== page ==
Ultio

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Remains of the Temple of Mars Ultor in a 2005 photograph

Ultio ("Vengeance") was an ancient Roman goddess whose cultus was associated with Mars. An altar and golden statue of Ultio were set up in the Temple of Mars Ultor, dedicated by Augustus in 2 BC as a center for cultivating Mars the Avenger.[1]

As a cultural value, the ultio embodied by the divinity was problematic, and it could be hard to draw the line between righteous vengeance and mere revenge. The ultio exercised by emperors was to be balanced with the virtue of clementia, tolerance or mercy.[2] Augustus honored Mars Ultor and Ultio in his role as the avenger of the murder of Julius Caesar, whose adopted heir he was, but he founded the cult and temple only 40 years later, to mark the return of the Roman military standards captured by the Parthians at the disastrous Battle of Carrhae in 53 BC. The "avenging" of this military catastrophe—accomplished through diplomacy rather than a decisive battle—mitigated the potential divisiveness of celebrating the defeat of fellow Romans.[3] Tiberius quashed plans for an altar to Ultio to mark the successful prosecutions in the death of Germanicus. According to Tacitus, Tiberius thought triumphalist monuments should be reserved for the defeat of foreign enemies.[4]

Caligula, however, returned to a more archaic concept of ultio as personal revenge. The Temple of Mars Ultor became a theater for dramatizing acts of vengeance: the surrender of Adminius, son of Cunobelinus, was announced at the temple, and swords the emperor claimed were to be used in an assassination plot against him were dedicated to Mars Ultor. The emphasis on his personal power to obtain ultio eroded the more careful precedent established by his two predecessors, and contributed to the fall of his regime.[5] Seneca, an advisor of Caligula's successor Nero, cautioned that effective ultio required self-control or moderation: it should result in a useful example, and not be carried out under the influence of emotion.[6]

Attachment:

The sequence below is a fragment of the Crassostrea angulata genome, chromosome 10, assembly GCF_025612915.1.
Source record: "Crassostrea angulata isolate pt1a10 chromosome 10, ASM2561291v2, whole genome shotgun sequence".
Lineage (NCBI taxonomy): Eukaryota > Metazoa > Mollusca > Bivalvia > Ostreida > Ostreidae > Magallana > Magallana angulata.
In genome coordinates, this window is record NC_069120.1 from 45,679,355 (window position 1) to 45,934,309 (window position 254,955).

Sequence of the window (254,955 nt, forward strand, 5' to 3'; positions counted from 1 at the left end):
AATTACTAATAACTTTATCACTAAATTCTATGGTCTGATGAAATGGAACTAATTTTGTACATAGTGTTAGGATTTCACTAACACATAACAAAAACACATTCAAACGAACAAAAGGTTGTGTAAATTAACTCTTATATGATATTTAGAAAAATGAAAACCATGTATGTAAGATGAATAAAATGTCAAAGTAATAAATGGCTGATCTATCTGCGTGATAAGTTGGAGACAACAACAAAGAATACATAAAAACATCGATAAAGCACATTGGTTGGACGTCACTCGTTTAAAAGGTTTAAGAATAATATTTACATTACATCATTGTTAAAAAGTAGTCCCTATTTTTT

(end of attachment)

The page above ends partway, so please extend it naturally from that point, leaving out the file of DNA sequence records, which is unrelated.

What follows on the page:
See also[edit]

References[edit]

  1. ^ Anna Clark, Divine Qualities: Cult and Community in Republican Rome (Oxford University Press, 2007), pp. 23–24.
  2. ^ Alessandro Barchesi, "Martial Arts. Mars Ultor in the Forum Augustum: A Verbal Monument with a Vengeance," in Ovid's Fasti: Historical Readings at Its Bimillennium (Oxford University Press, 2002), pp. 15–16.
  3. ^ Clark, Divine Qualities, pp. 23–34; Charles Brian Rose, "The Parthians in Augustan Rome," American Journal of Archaeology 109.1 (2005), p. 46.
  4. ^ Clark, Divine Qualities, p. 268.
  5. ^ Melissa Barden Dowling, Clemency and Cruelty in the Roman World (University of Michigan Press, 2006), p. 190.
  6. ^ Seneca, De clementia 1.20.1, as noted by K.M. Coleman, "Fatal Charades: Roman Executions Staged as Mythological Enactments," Journal of Roman Studies 80 (1990), p. 49.